Strong performance from Heron Foods in both the fourth quarter and the early weeks of the new financial year.
49 B&M UK fascia stores which had previously been temporarily closed have all now re-opened.
B&M has donated £1m to UK Food banks and has provided £2m in discount to NHS workers.
B&M and Babou stores in France closed from 15 March and all but two re-opened on 11 May.”
• DWF Group – “Covid-19 has caused significant disruption to the Group during March and April. However, early indications for May show improved activity compared to April as well as to the same period last year. DWF remains a strong and resilient business and has established an international platform which can provide best service to clients through its Complex, Managed and Connected delivery model.
While the macroeconomic environment remains challenging, the Group believes there is substantial opportunity to make the business more efficient, with a focus on delivering cash backed profit. The Group is working through its incremental cost efficiency plans which it will deploy as soon as possible within the current financial year. On 27 March 2020, the Company announced that the Covid-19 pandemic was impacting its business and that it therefore expected revenue growth of between 15% to 20% for the financial year. In the event, the disruption experienced in April was greater than anticipated and as a result revenues grew by c.11% over the financial year. The impact and timing of Covid-19 gave little opportunity for remedial action in this financial year, further reducing the Group's profit expectations for FY20, with expected FY20 EBITDA of c.£34m under IFRS16, with underlying adjusted EBITDA of c.£21m, excluding the application of IFRS16.
As experienced throughout the sector, a variety of short-term factors impacted trading in April as the worldwide lockdown affected work flows and some client demand, leading to a greater than anticipated reduction in activity for the month. The Group has seen activity levels strengthen in May with a number of new client wins, including panel appointments, and with a good pipeline of bid activity.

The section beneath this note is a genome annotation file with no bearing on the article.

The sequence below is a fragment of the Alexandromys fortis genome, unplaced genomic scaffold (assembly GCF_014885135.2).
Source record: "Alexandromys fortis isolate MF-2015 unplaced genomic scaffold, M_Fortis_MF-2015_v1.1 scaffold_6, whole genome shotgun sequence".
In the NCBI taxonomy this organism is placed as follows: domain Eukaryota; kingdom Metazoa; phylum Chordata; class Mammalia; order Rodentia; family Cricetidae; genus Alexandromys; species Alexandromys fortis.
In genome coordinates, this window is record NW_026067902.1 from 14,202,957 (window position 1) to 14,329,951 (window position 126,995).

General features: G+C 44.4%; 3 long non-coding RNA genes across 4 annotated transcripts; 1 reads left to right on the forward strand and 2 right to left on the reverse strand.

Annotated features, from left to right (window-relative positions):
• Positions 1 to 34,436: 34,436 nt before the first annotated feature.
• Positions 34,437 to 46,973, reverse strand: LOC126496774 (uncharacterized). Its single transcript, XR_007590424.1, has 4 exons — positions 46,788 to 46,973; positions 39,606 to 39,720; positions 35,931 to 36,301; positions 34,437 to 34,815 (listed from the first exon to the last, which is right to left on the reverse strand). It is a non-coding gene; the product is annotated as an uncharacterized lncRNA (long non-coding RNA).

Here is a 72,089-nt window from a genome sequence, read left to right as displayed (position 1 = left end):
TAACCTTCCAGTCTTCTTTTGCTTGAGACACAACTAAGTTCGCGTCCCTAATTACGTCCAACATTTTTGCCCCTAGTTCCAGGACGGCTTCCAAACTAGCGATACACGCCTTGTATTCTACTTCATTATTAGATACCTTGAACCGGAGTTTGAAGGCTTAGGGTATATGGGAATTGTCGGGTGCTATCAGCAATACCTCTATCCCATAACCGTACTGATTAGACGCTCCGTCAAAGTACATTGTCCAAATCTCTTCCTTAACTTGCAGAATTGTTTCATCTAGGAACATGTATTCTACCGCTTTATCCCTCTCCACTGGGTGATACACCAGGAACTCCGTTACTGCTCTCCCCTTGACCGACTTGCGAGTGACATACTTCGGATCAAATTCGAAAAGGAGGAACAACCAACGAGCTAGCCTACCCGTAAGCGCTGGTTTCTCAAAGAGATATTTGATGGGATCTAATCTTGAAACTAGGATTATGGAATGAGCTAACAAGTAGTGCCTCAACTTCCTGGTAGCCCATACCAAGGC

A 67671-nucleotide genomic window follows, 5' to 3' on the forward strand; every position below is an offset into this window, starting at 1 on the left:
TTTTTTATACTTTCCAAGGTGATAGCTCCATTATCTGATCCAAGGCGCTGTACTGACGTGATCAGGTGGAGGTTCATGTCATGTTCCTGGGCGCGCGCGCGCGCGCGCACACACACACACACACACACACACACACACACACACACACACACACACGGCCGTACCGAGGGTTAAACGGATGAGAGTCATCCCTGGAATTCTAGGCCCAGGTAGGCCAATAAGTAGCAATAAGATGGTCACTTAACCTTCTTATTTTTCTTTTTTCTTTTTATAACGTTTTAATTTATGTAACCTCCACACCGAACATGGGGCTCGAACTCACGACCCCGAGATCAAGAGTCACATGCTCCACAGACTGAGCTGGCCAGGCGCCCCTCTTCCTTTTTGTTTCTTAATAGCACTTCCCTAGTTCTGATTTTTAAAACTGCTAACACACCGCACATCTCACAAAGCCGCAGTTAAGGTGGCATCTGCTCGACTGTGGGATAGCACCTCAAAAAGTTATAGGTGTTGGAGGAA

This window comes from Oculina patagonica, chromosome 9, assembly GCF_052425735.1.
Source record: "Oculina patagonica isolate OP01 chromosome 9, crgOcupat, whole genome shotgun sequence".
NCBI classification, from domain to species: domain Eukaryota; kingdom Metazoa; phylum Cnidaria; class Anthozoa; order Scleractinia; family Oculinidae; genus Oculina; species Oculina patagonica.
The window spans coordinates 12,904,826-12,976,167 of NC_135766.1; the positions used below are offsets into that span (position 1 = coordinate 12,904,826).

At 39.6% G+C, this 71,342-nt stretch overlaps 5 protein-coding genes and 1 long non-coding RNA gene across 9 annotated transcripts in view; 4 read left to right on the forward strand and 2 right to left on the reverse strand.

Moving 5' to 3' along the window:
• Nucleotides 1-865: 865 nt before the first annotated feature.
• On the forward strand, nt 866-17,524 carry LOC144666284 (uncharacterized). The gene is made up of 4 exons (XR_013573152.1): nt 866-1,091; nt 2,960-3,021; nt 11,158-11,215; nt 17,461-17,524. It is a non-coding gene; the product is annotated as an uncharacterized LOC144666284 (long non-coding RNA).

Although activity levels in April were impacted, April was the Group's strongest ever in terms of billings and cash collection, driven by a concerted action from the partners, with over £40m of billings and over £45m of cash collected. While April is a key cash collection month, the Group is seeing this trend continue in May, supported by the high level of billings in April and strong cash collections from its institutional client base.
As a result, period end net debt was better than expected at £64.9m, well within the Group's total available facilities of £122m. The Group operates and expects to continue to operate within the banking covenants agreed with its lenders under the terms of the RCF.
Divisional performance – DWF has a broad based and resilient business and the majority of the Group's businesses delivered a creditable performance for the financial year, given the challenging Q4 environment, alongside some specific areas of weakness where direct action is being taken. A substantial level of investment was made over the year as the Group positioned itself for growth in certain markets with a net 25 partners joining the business. However, the Q4 weakness has meant that new hire productivity levels have not increased as originally expected.
The Group's Insurance Services business delivered revenue growth in the mid single digits for the year, despite the Covid-related impact of a slowdown in instructions in the important end of year month, with a broadly flat gross margin. The Group believes prospects for this division remain resilient given the annuity type nature of these services.